Quotes from Planet of Slums, by Mike Davis

- ‘The world’s urban labor force has more than doubled since 1980, and the present urban population – 3.2 billion – is larger than the total population of the world when John F. Kennedy was inaugurated.’ (2)
- ‘As anthropologist Gregory Guldin has emphasized, urbanization must be conceptualized as structural transformation along, and intensified interaction between, every point of an urban-rural continuum. In Guldin’s case study of southern China, he found that the countryside is urbanizing in situ as well as generating epocal migrations; ‘Villages become more like market and xiangtowns, and county towns and small cities become more like large cities.’ Indeed, in many cases, rural people no longer have to migrate to the city: it migrates to them.’ (8-9)
- ‘Globalization has increased the movement of people, goods, services, information, news, products, and money, and thereby the presence of urban characteristics in rural areas and of rural traits in urban centers.’ Magdalena Nock (11)
- ‘In China the greatest industrial revolution in history is the Archimedean lever shifting a population the size of Europe’s from rural villages to smog-choked, sky-climbing cities: since the market reforms of the late 1970s it is estimated that more than 200 million Chinese have moved from rural areas to cities. Another 250 of 300 million people – the next ‘peasant flood’ – are expected to follow in coming decades. As a result of this staggering influx, 166 Chinese cities in 2005 (as compared to only 9 US cities) had populations of more than 1 million.’ (11-12)
- ‘As the Financial Times recently pointed out, within a decade ‘China [will] cease to be the predominantly rural country it has been for millennia.’ ’ (12)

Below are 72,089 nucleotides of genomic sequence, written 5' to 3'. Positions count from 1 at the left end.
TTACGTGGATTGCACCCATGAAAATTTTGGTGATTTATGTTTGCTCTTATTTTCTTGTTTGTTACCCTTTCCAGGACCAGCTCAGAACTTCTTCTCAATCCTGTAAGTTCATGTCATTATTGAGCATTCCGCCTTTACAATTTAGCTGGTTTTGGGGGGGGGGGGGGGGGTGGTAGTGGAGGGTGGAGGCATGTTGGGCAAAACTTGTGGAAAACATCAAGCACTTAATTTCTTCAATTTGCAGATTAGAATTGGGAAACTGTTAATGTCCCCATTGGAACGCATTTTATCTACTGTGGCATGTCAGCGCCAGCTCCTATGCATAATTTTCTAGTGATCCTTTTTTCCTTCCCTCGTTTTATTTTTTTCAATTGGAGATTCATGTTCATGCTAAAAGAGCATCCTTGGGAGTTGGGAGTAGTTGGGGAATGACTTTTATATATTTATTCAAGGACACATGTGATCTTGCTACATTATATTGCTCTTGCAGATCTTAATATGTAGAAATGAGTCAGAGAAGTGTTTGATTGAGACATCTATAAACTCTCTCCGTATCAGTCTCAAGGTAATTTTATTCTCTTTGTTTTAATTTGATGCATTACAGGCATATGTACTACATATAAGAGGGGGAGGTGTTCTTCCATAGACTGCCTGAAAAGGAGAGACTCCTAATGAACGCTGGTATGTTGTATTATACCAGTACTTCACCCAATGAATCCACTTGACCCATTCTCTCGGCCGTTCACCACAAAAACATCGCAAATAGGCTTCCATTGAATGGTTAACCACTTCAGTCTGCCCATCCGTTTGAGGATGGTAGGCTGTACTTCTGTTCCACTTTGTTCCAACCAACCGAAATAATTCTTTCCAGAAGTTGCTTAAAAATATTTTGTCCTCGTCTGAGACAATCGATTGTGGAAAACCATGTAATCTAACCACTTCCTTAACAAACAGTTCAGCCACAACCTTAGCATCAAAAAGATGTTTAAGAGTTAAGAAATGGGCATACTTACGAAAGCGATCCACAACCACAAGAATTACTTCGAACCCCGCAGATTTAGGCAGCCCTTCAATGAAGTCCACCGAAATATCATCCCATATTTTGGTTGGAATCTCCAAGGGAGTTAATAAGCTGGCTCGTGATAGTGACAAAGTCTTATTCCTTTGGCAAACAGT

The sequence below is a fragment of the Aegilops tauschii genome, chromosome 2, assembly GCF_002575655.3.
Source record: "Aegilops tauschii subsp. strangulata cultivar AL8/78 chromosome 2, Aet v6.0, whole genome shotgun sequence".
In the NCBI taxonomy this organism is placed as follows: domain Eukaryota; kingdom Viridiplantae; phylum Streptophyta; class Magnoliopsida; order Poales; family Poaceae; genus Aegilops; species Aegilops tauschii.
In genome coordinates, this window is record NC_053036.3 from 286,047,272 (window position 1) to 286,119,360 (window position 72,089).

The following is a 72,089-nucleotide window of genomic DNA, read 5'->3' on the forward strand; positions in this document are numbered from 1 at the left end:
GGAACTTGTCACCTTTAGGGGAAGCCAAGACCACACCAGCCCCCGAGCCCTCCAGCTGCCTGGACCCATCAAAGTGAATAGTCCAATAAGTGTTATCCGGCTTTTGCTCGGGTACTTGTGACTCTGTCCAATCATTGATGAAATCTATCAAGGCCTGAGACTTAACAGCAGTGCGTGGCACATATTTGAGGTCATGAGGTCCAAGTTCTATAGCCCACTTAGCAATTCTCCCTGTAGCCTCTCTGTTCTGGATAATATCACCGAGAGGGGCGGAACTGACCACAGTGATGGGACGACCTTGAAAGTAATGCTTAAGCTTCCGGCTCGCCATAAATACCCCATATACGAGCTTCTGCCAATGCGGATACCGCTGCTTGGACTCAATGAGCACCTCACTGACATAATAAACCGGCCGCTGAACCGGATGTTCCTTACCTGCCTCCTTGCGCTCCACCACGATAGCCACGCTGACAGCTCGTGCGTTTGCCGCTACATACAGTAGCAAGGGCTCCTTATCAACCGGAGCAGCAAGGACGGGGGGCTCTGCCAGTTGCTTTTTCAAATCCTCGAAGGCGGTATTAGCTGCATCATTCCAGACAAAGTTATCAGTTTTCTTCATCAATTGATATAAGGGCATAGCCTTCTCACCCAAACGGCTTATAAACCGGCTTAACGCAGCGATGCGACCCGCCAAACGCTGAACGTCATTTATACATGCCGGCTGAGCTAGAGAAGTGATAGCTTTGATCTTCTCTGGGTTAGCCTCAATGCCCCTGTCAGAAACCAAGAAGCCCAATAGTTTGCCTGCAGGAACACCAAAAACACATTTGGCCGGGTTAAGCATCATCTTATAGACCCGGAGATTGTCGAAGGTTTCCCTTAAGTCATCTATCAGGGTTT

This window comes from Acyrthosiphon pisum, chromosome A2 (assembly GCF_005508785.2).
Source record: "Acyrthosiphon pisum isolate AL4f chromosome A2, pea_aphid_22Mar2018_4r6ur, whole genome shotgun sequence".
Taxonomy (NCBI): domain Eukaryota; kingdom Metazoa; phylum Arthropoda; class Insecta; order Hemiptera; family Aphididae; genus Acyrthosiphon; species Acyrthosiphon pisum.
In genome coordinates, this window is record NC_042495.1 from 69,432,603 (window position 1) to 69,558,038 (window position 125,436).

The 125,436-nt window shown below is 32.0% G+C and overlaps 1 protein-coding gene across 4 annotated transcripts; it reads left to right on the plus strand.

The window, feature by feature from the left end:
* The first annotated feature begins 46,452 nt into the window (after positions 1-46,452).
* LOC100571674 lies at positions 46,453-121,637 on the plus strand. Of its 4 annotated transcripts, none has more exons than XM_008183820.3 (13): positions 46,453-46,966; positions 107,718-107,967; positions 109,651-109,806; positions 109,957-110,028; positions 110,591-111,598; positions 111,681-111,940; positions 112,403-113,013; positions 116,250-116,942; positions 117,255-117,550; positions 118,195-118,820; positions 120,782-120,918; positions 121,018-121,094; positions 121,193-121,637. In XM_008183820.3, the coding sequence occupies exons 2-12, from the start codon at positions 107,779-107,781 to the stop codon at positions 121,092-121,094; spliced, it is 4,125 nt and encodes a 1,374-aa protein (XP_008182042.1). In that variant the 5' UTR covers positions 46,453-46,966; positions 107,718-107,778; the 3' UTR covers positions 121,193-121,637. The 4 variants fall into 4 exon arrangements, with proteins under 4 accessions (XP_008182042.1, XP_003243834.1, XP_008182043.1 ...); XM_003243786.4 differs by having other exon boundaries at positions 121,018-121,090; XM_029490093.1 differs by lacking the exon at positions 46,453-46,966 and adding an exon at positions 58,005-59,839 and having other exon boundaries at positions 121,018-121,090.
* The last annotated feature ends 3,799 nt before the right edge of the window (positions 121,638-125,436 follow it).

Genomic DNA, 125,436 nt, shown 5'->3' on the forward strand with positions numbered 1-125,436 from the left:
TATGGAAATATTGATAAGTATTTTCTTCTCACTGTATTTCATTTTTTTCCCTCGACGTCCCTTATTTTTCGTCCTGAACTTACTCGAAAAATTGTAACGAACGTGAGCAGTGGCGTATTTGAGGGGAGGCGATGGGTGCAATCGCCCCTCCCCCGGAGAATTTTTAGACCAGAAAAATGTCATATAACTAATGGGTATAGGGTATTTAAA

- ‘Eighty percent of Marx’s industrial proletariat now lives in China or somewhere outside of Western Europe and the United States.’ (13)
- ‘Third World urbanization, moreover, continued its breakneck pace (3.8 percent per annum from 1960 to 1993) throughout the locust years of the 1980s and early 1990s, in spite of falling real wages, soaring prices, and skyrocketing urban employment. This perverse urban boom surprised most experts and contradicted orthodox economic models that predicted that the negative feedback of urban recession would slow or even reverse migration from the countryside. ‘It appears,’ marveled developmental economist Nigel Harris in 1990, ‘that for low-income countries, a significant fall in urban incomes may not necessarily produce in the short term a decline in rural-urban migration.’ ’ (14)
- ‘As local safety nets disappeared, poor farmers became increasingly vulnerable to any exogenous shock: drought, inflation, rising interest rates, or falling commodity prices. (Or illness: an estimated 60 percent of Cambodian small peasants who sell their land and move to the city are forced to do so by medical debts.) At the same time, rapacious warlords and chronic civil wars, often spurred by the economic dislocations of debt-imposed structural adjustment or foreign economic predators (as in the Congo and Angola), were uprooting whole countrysides.’ (15-16)
- ‘Rapid urban growth in the context of structural adjustment, currency devaluation, and state retrenchment has been an inevitable recipe for the mass production of slums.’ (17)
- ‘Of the 500,000 people who migrate to Delhi each year, it is estimated that fully 400,000 end up in slums; by 2015 India’s capital will have a slum population of more than 10 million.’ (18)
- ‘The one billion city-dwellers who inhabit postmodern slums might well look back with envy at the ruins of the sturdy mud homes of Catal Huyuk in Anatolia, erected at the very dawn of city life nine thousand years ago.’ (19)
- ‘Even using this restrictive definition, the UN researchers estimate that there were at least 921 million slum-dwellers in 2001 and more than one billion in 2005.’ (23)
- ‘Residents of slums, while only 6 percent of the city population of the developed countries, constitute a staggering 78.2 percent of urbanites in the least-developed countries; this equals fully a third of the global population.’ (23)